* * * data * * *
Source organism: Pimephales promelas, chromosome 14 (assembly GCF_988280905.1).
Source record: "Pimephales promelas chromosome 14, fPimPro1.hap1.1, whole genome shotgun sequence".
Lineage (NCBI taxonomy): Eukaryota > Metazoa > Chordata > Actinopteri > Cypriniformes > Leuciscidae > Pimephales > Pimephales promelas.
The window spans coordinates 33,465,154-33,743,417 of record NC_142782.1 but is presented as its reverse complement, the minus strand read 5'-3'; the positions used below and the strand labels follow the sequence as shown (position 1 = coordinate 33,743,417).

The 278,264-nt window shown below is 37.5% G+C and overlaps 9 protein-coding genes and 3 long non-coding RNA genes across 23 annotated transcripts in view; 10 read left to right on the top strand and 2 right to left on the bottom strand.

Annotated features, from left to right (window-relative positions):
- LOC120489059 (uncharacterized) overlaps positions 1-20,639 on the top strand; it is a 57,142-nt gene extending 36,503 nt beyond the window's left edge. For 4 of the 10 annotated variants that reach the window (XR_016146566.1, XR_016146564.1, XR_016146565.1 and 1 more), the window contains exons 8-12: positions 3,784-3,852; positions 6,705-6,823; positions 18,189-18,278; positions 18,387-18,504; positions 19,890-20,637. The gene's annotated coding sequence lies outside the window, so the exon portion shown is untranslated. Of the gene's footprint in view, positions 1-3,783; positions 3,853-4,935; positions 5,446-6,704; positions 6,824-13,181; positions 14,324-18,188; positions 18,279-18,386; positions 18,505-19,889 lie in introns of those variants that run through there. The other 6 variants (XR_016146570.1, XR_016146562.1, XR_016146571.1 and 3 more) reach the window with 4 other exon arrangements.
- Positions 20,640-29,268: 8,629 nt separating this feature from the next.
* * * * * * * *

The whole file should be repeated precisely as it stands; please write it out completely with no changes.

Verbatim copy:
Source organism: Pimephales promelas, chromosome 14 (assembly GCF_988280905.1).
Source record: "Pimephales promelas chromosome 14, fPimPro1.hap1.1, whole genome shotgun sequence".
Lineage (NCBI taxonomy): Eukaryota > Metazoa > Chordata > Actinopteri > Cypriniformes > Leuciscidae > Pimephales > Pimephales promelas.
The window spans coordinates 33,465,154-33,743,417 of record NC_142782.1 but is presented as its reverse complement, the minus strand read 5'-3'; the positions used below and the strand labels follow the sequence as shown (position 1 = coordinate 33,743,417).

The 278,264-nt window shown below is 37.5% G+C and overlaps 9 protein-coding genes and 3 long non-coding RNA genes across 23 annotated transcripts in view; 10 read left to right on the top strand and 2 right to left on the bottom strand.

Annotated features, from left to right (window-relative positions):
- LOC120489059 (uncharacterized) overlaps positions 1-20,639 on the top strand; it is a 57,142-nt gene extending 36,503 nt beyond the window's left edge. For 4 of the 10 annotated variants that reach the window (XR_016146566.1, XR_016146564.1, XR_016146565.1 and 1 more), the window contains exons 8-12: positions 3,784-3,852; positions 6,705-6,823; positions 18,189-18,278; positions 18,387-18,504; positions 19,890-20,637. The gene's annotated coding sequence lies outside the window, so the exon portion shown is untranslated. Of the gene's footprint in view, positions 1-3,783; positions 3,853-4,935; positions 5,446-6,704; positions 6,824-13,181; positions 14,324-18,188; positions 18,279-18,386; positions 18,505-19,889 lie in introns of those variants that run through there. The other 6 variants (XR_016146570.1, XR_016146562.1, XR_016146571.1 and 3 more) reach the window with 4 other exon arrangements.
- Positions 20,640-29,268: 8,629 nt separating this feature from the next.